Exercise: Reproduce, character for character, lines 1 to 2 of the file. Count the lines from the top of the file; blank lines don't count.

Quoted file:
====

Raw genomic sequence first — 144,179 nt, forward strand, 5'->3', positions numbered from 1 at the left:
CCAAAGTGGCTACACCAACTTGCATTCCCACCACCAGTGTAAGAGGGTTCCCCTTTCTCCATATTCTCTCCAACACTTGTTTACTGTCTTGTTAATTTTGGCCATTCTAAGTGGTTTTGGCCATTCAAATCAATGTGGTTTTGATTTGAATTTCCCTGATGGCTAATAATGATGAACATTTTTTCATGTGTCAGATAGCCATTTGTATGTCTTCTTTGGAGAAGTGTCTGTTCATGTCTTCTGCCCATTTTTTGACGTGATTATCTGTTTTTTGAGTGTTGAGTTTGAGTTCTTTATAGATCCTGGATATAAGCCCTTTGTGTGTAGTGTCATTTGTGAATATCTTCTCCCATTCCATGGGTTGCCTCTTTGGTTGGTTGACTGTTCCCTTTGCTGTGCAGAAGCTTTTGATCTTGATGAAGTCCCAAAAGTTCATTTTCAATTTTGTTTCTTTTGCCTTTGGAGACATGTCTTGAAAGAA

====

Raw genomic sequence first — 144,179 nt, forward strand, 5'->3', positions numbered from 1 at the left:
CCAAAGTGGCTACACCAACTTGCATTCCCACCACCAGTGTAAGAGGGTTCCCCTTTCTCCATATTCTCTCCAACACTTGTTTACTGTCTTGTTAATTTTGGCCATTCTAAGTGGTTTTGGCCATTCAAATCAATGTGGTTTTGATTTGAATTTCCCTGATGGCTAATAATGATGAACATTTTTTCATGTGTCAGATAGCCATTTGTATGTCTTCTTTGGAGAAGTGTCTGTTCATGTCTTCTGCCCATTTTTTGACGTGATTATCTGTTTTTTGAGTGTTGAGTTTGAGTTCTTTATAGATCCTGGATATAAGCCCTTTGTGTGTAGTGTCATTTGTGAATATCTTCTCCCATTCCATGGGTTGCCTCTTTGGTTGGTTGACTGTTCCCTTTGCTGTGCAGAAGCTTTTGATCTTGATGAAGTCCCAAAAGTTCATTTTCAATTTTGTTTCTTTTGCCTTTGGAGACATGTCTTGAAAGAA